Shared from Ahram Online. Article written by Nevine El-Aref , Sunday 3 Dec 2017
A collection of 27 fragmented statues of the lioness goddess Sekhmet has been uncovered during excavation work at the King Amenhotep III funerary temple at the Kom El-Hettan area on Luxor’s west bank.
Mostafa Waziri, secretary-general of the Supreme Council of Antiquities, said the black-granite statues have a maximum height of about two metres. Some statues depict Sekhmet sitting on a throne, holding the symbol of life in her left hand, while others show her standing and holding a papyrus sceptre before her chest. The head of Sekhmet is crowned with a sun-disk, while a uraeus adorns her forehead.
The mission began excavation work in 1998, and about 287 statues of Sekhmet have been unearthed since then.
You can read the full article here: http://english.ahram.org.eg/News/282656.aspx
Last Summer my parents and I visited a neighbouring village for their annual village fair. It’s been going for hundreds of years, and there are no signs of it stopping any time soon. What was lovely to see, amongst the craft stalls, were two areas showcasing traditional crafts.
Rob lives in our village and makes traditional wooden frame buildings. He also does thatched roofs. He had a display of some of the techniques used, and was even giving a demonstration of how he cuts beams into shape by hand.
Researchers from the Norwegian Institute for Cultural Heritage believe they have unearthed the stone foundations of a wooden church where the body of King Olaf Haraldsson was taken in 1031 shortly after he was declared a saint.
For more information see this article: http://www.archaeology.org/news/5040-161123-norway-olaf-reburial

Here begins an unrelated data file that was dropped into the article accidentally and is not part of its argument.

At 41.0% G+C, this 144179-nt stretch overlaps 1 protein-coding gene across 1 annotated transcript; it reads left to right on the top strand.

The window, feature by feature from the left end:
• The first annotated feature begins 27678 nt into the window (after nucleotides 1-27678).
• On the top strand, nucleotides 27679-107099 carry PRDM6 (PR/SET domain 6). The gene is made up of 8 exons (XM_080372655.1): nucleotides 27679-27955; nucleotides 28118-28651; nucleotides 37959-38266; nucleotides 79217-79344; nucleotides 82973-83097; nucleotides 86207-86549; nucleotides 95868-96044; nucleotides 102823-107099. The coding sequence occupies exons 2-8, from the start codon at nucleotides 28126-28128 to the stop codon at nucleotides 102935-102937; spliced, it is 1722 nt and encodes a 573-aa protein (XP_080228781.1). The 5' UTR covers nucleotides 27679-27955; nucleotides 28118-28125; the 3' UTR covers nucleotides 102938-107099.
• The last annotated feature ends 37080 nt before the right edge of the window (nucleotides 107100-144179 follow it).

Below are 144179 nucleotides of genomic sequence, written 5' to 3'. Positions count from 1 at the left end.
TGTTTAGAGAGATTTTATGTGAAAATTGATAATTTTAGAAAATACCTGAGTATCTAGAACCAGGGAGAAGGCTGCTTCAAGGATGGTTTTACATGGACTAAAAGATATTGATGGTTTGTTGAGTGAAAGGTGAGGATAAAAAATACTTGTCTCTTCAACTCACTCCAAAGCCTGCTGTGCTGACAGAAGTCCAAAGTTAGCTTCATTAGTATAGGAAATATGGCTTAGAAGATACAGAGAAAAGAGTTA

Another causewayed enclosure has been discovered near Stonehenge. It is located in Larkhill, Wiltshire, and is thought to date from around 3,650 BC. Once again a new discovery is leading to a review of exactly how the sacred landscape around the site was used.
Their precise original function remains a mystery, but the scant available evidence suggests that they were used for a mixture of ceremonial, religious, political and mortuary roles.
You can read the full article on the Independent’s website:
Excavations of a well in Trondheim, Norway, have revealed the skeleton of a man. Archaeologists say this may be evidence that the saga of King Sverre is actually based on historical events.
If you cannot go to Egypt to see the wonders of Philae Temple despair not. Many of us can’t travel as much as we’d like, whether the reason is illness, time, money or safety concerns, so imagine my delight when I found out about this project. Describing Egypt is a modern take on the old Description de l’Egypte, capturing the splendor of Ancient Egypt’s monuments in 360°. As well as Philae the group have also captured the tombs of Rammesses VI, Sennedjem, the mastaba of Ptah-Hotep and Akhet-Hotep, and the mastaba of Ty.
These are a very small selection of photos from the album by Merya on Flickr. They are from the ‘Animals and Pharaohs’ exhibition that was at the Caixa Forum in Barcelona, Spain until January this year. If you love Egypt, in particular the animals associated with various Deities, then you should take a look.
Source: Sharp of teeth: crocodiles in the ancient Sahara
Really interesting for those fascinated by Ancient Egytian history, and especially for those who love mythology because it links to Sobek.
Source: The British Museum: A Museum for the World
The British Museum now has a Google-ised version so you can browse from the comfort of your own home! Perfect for anyone who can’t get there in person.
My favourite section is the Egyptian Gallery, with some beautiful statues of Sekhmet.